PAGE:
You could actually do your 2014 conversion in January, 2014 if you wanted to since a Roth conversion is not considered a modification of your plan per the att’d copy from the IRS Regs of 1.408A Q 12:
Q12. Can an individual convert a traditional IRA to a Roth IRA if he or she is receiving substantially equal periodic payments within the meaning of section 72(t)(2)(A)(iv) from that traditional IRA?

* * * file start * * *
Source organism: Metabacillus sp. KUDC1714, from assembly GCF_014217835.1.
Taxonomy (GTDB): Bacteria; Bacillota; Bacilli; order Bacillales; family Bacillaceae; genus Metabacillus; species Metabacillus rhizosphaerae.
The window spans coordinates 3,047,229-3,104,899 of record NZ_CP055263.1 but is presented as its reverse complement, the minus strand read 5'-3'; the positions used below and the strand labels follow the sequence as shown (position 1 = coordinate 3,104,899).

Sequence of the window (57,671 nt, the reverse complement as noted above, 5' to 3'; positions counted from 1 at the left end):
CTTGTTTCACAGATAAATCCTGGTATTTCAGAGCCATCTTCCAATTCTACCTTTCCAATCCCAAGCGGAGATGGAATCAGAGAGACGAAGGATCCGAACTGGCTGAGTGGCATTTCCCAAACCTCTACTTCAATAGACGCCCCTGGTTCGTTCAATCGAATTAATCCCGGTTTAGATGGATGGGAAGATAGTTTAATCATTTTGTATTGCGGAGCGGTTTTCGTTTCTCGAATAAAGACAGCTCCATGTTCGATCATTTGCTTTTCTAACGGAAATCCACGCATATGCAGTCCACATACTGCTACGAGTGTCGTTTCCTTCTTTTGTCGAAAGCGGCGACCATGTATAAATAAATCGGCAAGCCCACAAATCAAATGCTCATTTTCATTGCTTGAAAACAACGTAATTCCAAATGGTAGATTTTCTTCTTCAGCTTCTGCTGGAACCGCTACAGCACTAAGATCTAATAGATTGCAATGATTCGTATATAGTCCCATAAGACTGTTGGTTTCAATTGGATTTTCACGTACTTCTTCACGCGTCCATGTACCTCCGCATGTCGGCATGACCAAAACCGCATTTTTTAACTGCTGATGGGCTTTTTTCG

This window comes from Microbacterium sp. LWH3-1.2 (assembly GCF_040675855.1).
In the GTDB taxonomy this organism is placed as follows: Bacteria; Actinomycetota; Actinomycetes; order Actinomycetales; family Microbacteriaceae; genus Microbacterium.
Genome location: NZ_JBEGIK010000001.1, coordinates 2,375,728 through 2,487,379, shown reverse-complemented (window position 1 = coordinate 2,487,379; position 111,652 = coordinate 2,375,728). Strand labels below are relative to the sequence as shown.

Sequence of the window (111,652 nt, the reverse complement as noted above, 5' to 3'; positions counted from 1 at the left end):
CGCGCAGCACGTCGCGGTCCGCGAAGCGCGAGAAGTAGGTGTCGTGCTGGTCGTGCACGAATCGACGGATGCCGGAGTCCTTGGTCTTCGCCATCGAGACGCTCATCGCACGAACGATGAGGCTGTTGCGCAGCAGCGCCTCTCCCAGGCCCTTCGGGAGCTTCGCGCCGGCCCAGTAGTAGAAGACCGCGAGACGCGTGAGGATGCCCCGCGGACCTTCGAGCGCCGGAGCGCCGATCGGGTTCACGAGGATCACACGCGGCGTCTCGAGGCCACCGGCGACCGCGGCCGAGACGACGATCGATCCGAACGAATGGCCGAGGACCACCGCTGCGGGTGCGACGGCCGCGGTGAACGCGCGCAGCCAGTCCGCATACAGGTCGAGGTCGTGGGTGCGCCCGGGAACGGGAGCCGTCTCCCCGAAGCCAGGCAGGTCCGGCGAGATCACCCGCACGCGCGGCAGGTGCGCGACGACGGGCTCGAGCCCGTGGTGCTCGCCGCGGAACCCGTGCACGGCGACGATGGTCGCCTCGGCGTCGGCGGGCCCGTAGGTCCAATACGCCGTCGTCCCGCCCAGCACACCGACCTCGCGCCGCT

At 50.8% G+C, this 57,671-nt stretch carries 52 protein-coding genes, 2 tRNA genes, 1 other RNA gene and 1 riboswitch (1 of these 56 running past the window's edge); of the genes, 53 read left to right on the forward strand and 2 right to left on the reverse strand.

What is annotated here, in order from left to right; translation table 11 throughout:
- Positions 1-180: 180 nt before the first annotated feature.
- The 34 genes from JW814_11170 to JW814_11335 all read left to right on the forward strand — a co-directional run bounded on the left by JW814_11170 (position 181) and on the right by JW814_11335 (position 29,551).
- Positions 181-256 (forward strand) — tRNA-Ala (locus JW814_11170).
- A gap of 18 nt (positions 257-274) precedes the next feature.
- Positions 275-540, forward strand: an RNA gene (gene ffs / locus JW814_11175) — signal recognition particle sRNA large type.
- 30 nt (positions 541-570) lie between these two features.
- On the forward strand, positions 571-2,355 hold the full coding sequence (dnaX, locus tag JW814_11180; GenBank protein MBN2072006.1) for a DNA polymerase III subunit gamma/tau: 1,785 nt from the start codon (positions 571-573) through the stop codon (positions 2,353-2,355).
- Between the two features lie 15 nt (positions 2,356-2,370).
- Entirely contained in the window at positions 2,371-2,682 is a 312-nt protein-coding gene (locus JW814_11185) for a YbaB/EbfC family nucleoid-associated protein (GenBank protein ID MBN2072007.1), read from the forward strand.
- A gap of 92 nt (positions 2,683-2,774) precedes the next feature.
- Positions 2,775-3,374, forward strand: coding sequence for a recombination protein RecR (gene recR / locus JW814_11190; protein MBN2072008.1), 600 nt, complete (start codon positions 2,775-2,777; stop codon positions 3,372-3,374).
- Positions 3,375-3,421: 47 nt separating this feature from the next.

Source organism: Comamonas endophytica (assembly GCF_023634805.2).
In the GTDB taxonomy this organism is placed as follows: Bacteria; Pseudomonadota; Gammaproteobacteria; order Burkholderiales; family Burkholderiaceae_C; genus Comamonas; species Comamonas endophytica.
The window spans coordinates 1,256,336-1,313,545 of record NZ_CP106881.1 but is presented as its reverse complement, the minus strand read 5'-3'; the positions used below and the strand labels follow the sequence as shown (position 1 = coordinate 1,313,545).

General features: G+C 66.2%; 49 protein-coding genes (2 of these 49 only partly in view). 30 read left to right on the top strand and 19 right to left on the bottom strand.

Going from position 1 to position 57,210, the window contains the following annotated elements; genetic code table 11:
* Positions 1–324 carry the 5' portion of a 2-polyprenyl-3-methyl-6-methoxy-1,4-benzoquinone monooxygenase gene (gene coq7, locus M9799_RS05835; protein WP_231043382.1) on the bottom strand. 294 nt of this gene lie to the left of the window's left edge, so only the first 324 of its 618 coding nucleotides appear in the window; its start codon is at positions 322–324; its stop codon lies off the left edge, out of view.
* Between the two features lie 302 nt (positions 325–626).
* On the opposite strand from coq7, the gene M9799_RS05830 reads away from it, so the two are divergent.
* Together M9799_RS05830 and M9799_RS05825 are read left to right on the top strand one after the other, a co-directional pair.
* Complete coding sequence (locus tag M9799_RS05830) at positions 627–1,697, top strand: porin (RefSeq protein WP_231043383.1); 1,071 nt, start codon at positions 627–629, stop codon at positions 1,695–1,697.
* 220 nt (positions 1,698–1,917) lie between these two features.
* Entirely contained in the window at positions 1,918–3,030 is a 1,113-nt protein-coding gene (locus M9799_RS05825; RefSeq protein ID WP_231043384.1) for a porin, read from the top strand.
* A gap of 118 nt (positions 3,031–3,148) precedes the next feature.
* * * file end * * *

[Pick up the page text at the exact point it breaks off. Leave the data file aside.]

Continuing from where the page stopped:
A12. Yes. Not only is the conversion amount itself not subject to the early distribution tax under section 72(t), but the conversion amount is also not treated as a distribution for purposes of determining whether a modification within the meaning of section 72(t)(4)(A) has occurred. Distributions from the Roth IRA that are part of the original series of substantially equal periodic payments will be nonqualified distributions from the Roth IRA until they meet the requirements for being a qualified distribution, described in 1.408A6 A1(b). The additional 10-percent tax under section 72(t) will not apply to the extent that these nonqualified distributions are part of a series of substantially equal periodic payments. Nevertheless, to the extent that such distributions are allocable to a 1998 conversion contribution with respect to which the 4-year spread for the resultant income inclusion applies (see A8 of this section) and are received during 1998, 1999, or 2000, the special acceleration rules of 1.408A6 A6 apply. However, if the original series of substantially equal periodic payments does not continue to be distributed in substantially equal periodic payments from the Roth IRA after the conversion, the series of payments will have been modified and, if this modification occurs within 5 years of the first payment or prior to the individual becoming disabled or attaining age 59 1/2, the taxpayer will be subject to the recapture tax of section 72(t)(4)(A).